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God's City (Hardback)

Byzantine Constantinople

Social History

By Dr Nic Fields
Imprint: Pen & Sword Military
Pages: 289
ISBN: 9781473895089
Published: 20th November 2017

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Byzantium. Was it Greek or Roman, familiar or hybrid, barbaric or civilised, Oriental or Western? In the late eleventh century Constantinople was the largest and wealthiest city in Christendom, the seat of the Byzantine emperor, Christ’s vice-regent on earth, and the centre of a predominately Christian empire, steeped in Greek cultural and artistic influences, yet founded and maintained by a Roman legal and administrative system. Despite the amalgam of Greek and Roman influences, however, its language and culture was definitely Greek. Constantinople truly was the capital of the Roman empire in the East, and from its founding under the first Constantinus to its fall under the eleventh and last Constantinus the inhabitants always called themselves Romaioi, Romans, not Hellênikés, Greeks. Over its millennium long history the empire and its capital experienced many vicissitudes that included several periods of waxing and waning and more than one ‘golden age’.

Its political will to survive is still eloquently proclaimed in the monumental double land walls of Constantinople, the greatest city fortifications ever built, on which the forces of ‘barbarism’ dashed themselves for a thousand years. Indeed, Byzantium was one of the longest lasting social organisations in history. Very much part of this success story was the legendary Varangian Guard, the élite body of axe-bearing Northmen sworn to remain loyal to the true Christian emperor of the Romans. There was no hope for an empire that had lost the will to prosecute the grand and awful business of adventure. The Byzantine empire was certainly not of that stamp.

Scholars and historians have long debated whether Byzantium was a Greek or Roman city, familiar or hybrid, barbaric or civilized, Oriental or Western? In the late eleventh century Constantinople was the largest and wealthiest city in Christendom, the seat of the Byzantine emperor, Christ's vice-regent on earth, and the center of a predominately Christian empire, steeped in Greek cultural and artistic influences, yet founded and maintained by a Roman legal and administrative system. Despite the amalgam of Greek and Roman influences, however, its language and culture was definitely Greek. Constantinople truly was the capital of the Roman empire in the East, and from its founding under the first Constantinus to its fall under the eleventh and last Constantinus the inhabitants always called themselves Romaioi, Romans, not Hellenikes, Greeks. Over its millennium long history the empire and its capital experienced many vicissitudes that included several periods of waxing and waning and more than one 'golden age'. Its political will to survive is still eloquently proclaimed in the monumental double land walls of Constantinople, the greatest city fortifications ever built, on which the forces of 'barbarism' dashed themselves for a thousand years. Indeed, Byzantium was one of the longest lasting social organizations in history. Very much part of this success story was the legendary Varangian Guard, the elite body of axe-bearing Northmen sworn to remain loyal to the true Christian emperor of the Romans. There was no hope for an empire that had lost the will to prosecute the grand and awful business of adventure. The Byzantine empire was certainly not of that stamp. Exceptional historical scholarship at its very best, "God's City: Byzantine Constantinople" by Nic Fields (a freelance author and researcher based in southwest France, specializing in ancient military history) is impressively informative and expertly written, organized and presented. While unreservedly recommended for both community and academic library World History collections in general, and Byzantium History supplemental studies lists in particular.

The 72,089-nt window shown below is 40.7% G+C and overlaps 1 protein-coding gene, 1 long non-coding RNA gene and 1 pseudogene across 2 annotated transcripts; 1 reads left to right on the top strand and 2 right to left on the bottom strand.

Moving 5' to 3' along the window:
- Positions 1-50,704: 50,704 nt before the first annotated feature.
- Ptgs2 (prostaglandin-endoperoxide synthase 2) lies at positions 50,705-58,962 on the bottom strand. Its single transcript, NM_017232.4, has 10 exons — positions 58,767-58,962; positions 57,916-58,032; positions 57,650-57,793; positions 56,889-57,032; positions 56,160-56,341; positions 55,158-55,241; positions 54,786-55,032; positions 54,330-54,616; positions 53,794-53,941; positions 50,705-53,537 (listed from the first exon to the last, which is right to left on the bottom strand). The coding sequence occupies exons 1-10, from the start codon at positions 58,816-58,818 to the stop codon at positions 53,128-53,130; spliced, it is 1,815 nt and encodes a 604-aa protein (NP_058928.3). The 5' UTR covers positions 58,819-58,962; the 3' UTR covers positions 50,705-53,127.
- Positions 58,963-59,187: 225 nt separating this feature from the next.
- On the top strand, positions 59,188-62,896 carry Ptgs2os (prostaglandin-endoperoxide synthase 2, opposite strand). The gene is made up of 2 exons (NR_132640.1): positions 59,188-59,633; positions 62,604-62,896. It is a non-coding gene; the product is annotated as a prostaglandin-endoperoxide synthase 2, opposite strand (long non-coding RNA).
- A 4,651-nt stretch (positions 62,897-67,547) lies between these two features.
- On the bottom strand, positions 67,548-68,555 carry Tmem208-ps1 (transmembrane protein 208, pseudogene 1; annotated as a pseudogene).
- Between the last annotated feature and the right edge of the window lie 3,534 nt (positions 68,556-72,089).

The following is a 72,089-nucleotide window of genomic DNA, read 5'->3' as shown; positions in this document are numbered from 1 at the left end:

Midwest Book Review
Dr Nic Fields

About Dr Nic Fields

Dr Nic Fields started his career as a biochemist before joining the Royal Marines. Having left the military, he went back to university and completed a BA and PhD in Ancient History at the University of Newcastle. He was Assistant Director at the British School at Athens, then a lecturer in Ancient History at the University of Edinburgh.

Now a freelance author and researcher based in south-west France and writing mainly for Osprey, his most relevant previous work is The Roman Army of the Punic Wars (2007). One previous work for us, Warlords of Rome, is in production.

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